When you’re too tired to do anything, you might not even be able to sleep. You probably won’t be able to focus on anything like reading, even a fun novel. Watching TV can feel draining and over-stimulating.
There are advantages to when fatigue sets in. It allows you the space to do things you would otherwise put off, like meditation. The fatigue encourages you to stop, be still and stay quiet. It actually sets you up in way to meditate. It can be so hard to just sit down and do nothing but breathe. Those incoming thoughts just keep coming and the practice of meditation is to continually bring back the focus to the breath and clear the mind. But in just a couple of minutes of clearing the mind, the thoughts return. And again, you can put in the effort to clear them away because you lack the energy to get up and go tend to your distractions.
You can also challenge your perspective about being tired. How can fatigue be a good thing in this moment? It can give you an opportunity to bow out of a social event you weren’t crazy about going to in the first place. It can give you the situation to speak up and ask for help to cook dinner. You can choose to put yourself first and free yourself of obligations; you can cancel lunch dates, work meetings, school classes. How else can it be good for you?
If you don’t feel like meditating, another great option is to daydream. If you simply cannot clear your mind, you can direct your thoughts to positive ideas that make you happy or make you laugh. Finish the sentence, “It would be really, really nice if …..”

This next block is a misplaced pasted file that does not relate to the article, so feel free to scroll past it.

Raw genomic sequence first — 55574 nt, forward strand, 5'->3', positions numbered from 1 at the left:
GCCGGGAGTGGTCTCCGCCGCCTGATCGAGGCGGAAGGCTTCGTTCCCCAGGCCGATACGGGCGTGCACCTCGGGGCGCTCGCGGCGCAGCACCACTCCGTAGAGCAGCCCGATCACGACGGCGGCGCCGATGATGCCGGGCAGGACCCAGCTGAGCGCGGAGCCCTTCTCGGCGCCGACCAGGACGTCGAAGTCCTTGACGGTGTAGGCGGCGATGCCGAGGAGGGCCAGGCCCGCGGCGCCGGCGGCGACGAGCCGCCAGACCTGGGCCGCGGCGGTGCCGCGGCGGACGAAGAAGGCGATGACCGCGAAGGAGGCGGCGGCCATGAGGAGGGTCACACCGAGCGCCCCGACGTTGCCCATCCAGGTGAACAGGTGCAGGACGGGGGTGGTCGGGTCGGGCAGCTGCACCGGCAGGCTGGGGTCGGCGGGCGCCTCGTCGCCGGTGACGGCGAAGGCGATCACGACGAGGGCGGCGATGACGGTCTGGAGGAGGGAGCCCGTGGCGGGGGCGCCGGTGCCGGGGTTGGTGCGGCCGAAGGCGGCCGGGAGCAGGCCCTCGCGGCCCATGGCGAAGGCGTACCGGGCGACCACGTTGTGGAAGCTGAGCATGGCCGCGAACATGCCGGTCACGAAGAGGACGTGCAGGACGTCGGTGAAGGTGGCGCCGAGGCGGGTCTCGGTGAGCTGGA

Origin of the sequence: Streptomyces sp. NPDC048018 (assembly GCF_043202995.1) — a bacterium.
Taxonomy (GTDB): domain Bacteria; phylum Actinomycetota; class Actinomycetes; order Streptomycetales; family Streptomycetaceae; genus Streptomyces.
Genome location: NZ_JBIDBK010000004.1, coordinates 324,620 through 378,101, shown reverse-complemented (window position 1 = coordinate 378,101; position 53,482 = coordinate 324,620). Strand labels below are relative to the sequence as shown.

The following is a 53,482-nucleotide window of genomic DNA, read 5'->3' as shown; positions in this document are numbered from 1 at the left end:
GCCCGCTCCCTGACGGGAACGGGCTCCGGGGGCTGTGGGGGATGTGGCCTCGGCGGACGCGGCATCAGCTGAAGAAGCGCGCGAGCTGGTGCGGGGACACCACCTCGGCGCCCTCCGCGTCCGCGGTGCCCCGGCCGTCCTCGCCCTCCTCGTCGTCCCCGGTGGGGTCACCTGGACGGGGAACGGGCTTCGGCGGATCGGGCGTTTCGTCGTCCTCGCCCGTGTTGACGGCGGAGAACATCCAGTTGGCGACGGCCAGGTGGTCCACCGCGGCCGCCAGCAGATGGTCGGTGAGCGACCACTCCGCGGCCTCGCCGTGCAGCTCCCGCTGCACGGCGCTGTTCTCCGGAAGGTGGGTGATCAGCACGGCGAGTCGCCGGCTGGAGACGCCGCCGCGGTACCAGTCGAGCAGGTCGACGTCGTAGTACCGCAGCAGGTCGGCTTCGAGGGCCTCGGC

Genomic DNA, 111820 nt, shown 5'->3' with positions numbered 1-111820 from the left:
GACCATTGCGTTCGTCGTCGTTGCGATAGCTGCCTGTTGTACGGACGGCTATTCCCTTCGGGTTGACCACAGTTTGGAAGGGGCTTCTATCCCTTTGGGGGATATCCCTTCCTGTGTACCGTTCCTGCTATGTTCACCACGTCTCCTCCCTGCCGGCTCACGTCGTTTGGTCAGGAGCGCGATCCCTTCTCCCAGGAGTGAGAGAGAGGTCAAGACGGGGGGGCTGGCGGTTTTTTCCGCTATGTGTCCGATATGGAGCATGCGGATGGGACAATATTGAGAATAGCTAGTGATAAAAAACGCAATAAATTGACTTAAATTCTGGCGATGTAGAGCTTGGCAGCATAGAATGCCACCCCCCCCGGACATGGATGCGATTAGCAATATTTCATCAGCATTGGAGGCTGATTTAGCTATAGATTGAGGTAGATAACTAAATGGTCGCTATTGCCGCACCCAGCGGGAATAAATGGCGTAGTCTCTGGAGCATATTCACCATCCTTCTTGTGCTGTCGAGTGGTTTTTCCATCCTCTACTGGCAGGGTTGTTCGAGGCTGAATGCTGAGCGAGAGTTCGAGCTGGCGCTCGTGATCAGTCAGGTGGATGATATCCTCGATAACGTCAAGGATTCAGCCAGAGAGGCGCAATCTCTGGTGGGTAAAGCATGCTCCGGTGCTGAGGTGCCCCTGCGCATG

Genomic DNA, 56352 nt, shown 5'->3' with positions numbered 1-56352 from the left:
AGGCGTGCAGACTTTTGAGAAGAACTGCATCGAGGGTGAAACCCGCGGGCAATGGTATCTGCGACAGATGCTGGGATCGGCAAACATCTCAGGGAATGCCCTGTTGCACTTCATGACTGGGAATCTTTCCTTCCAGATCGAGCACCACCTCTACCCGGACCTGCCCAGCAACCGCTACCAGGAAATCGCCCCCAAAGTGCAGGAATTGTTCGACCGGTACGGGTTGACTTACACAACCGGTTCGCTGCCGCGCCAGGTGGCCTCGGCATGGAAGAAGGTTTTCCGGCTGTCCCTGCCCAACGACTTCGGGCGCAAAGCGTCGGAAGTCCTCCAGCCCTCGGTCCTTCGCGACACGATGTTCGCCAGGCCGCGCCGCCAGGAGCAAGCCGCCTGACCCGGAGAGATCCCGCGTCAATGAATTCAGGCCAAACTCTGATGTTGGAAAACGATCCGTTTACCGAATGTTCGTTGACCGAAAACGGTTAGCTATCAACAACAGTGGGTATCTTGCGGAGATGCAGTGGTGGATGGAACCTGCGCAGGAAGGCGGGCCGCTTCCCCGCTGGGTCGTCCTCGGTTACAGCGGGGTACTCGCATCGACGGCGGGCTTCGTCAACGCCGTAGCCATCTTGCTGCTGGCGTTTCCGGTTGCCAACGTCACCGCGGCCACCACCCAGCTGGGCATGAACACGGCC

…..if there were edible pillows made of chocolate that didn’t melt and were fluffy
…..if we took that trip to Europe after all
….If that little puppy I saw on the street were in my lap right now
…..If I could play a game of badminton with my nephew next week.
One Saturday, I woke up fine. I convinced K to play tennis so we booked a court for noon. At 11am, I became exhausted. I went to bed and for the next 30 minutes before having to leave, I tried to nap but I couldn’t sleep. When it was time to get up, I was just as tired, but made myself go anyway. I was hoping to feel better.
We played and I took a lot of breaks. Afterward, I did feel more energy. Committing to a booked appointment was the motivator to keep going. Making the decision to rally through the fatigue is sometimes exactly what is needed. And I need to remind myself of this because when I am in the middle of a big dip in energy, I can feel despair and defeat. Exercise boosted my energy, even though I really wanted to lie down.
During one weekend, I woke up tired on both days. Sometimes, it can wear off after getting up, moving about and getting into my morning routine. K and I spent the day driving to the coast, which took 40 minutes, buying patio furniture, visiting friends, then driving back home. By when we got home at 4pm, I needed to lie down until 6:30pm. My body was exhausted because I didn’t rest in the middle of the day.
In this case, I tried to power through on a day that I didn’t get quality sleep. Now, when I decide between powering through or resting, I might choose to power through if I woke up well rested but I’ll rest if I didn’t. At home, it’s very easy to keep working, whether it’s on the computer, cooking, maintaining the home and doing health chores. I can work for hours straight, then find myself utterly exhausted. I’ve learned that it’s better for me to work at a steady pace with many breaks at regular intervals.
My air purifier has a timer that I set for an hour. Once it turns off, I get up and have a snack or go for a walk while I make phone calls to my mom or a friend. When I do this method, I can work for a longer range and not burn out.